Inflation is pernicious because of the widespread destruction it wreaks. In destroying the value of money, it gnaws at incomes, erases savings, and makes budgeting challenging to the point of impossibility. In so doing, inflation causes chaos and erodes faith in the economic system.
"Lenin is said to have declared that the best way to destroy the Capitalist System was to debauch the currency," John Maynard Keynes wrote in Economic Consequences of the Peace (1919). "By a continuing process of inflation, governments can confiscate, secretly and unobserved, an important part of the wealth of their citizens. By this method they not only confiscate, but they confiscate arbitrarily; and, while the process impoverishes many, it actually enriches some. The sight of this arbitrary rearrangement of riches strikes not only at security, but at confidence in the equity of the existing distribution of wealth."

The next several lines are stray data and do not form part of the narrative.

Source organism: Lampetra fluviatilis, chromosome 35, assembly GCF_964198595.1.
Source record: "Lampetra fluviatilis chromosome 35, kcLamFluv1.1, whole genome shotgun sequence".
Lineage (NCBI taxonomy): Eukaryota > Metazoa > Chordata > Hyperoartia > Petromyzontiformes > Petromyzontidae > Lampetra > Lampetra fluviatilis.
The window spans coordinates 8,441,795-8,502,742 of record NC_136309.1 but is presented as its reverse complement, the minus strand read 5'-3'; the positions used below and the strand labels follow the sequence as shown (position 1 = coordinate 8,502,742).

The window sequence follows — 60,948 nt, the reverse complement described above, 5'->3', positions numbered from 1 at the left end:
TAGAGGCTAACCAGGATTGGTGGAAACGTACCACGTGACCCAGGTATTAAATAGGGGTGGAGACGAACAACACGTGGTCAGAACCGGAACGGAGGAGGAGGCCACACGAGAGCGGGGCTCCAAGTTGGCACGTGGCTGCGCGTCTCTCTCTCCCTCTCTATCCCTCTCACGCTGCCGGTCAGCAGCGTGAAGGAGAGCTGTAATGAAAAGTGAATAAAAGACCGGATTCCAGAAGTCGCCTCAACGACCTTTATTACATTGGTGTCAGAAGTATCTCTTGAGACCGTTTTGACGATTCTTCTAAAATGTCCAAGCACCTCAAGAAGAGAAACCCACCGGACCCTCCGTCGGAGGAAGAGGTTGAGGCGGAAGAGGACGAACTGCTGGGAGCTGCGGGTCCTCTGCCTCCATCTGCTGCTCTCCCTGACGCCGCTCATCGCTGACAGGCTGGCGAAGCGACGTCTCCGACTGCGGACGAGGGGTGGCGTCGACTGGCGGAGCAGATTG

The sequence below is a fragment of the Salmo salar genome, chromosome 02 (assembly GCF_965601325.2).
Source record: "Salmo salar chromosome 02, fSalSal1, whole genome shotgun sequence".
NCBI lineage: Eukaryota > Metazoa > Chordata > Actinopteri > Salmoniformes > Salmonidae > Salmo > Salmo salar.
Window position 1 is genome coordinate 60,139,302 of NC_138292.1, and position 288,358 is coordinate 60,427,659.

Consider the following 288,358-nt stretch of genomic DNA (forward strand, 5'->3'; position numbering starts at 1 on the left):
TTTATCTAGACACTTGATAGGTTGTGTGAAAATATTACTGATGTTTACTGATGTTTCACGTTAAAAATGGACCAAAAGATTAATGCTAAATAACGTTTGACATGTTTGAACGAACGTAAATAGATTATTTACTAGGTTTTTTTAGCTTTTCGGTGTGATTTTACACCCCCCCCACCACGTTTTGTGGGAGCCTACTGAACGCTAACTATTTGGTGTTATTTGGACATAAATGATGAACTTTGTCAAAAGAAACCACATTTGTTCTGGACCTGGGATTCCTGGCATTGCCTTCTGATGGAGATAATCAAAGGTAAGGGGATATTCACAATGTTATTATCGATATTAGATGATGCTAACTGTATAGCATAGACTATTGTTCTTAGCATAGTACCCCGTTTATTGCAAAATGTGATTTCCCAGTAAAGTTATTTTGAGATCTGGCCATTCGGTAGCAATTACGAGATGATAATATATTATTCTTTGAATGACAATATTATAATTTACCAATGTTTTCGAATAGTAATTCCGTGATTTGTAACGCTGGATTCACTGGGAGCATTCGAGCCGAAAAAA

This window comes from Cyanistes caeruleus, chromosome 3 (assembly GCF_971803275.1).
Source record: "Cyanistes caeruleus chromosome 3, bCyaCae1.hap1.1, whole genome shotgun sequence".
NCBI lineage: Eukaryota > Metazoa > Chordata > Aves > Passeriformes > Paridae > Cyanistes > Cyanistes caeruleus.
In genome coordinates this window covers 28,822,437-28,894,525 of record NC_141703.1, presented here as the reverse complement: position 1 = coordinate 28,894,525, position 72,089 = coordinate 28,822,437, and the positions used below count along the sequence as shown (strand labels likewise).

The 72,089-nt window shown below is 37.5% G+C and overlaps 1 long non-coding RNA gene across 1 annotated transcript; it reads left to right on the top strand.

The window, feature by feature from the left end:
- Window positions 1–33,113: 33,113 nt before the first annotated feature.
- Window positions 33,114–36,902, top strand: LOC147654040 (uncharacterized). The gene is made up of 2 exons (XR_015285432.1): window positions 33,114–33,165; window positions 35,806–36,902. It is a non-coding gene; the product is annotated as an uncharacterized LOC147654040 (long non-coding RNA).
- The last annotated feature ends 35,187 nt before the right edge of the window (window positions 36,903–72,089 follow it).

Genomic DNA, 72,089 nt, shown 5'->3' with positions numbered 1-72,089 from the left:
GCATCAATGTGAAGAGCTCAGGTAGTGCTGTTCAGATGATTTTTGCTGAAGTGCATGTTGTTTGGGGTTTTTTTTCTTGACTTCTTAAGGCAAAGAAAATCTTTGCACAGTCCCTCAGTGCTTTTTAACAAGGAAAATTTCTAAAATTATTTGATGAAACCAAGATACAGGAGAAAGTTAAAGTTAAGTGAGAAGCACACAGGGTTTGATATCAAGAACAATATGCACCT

That inflation actually benefits some people through its uneven effects while hurting many more has been understood by economists at least since Richard Cantillon wrote on the subject in the 18th century. That creates resentment since those suffering see some people growing more prosperous and even advocating for devalued money.
Among the beneficiaries of cheapened money is the government itself. Inflation is often referred to as a "hidden tax" when government pays its bills by creating dollars (or pounds, euros, etc.) and the recipients get devalued currency for their troubles. But inflation involves taxes in another way, too.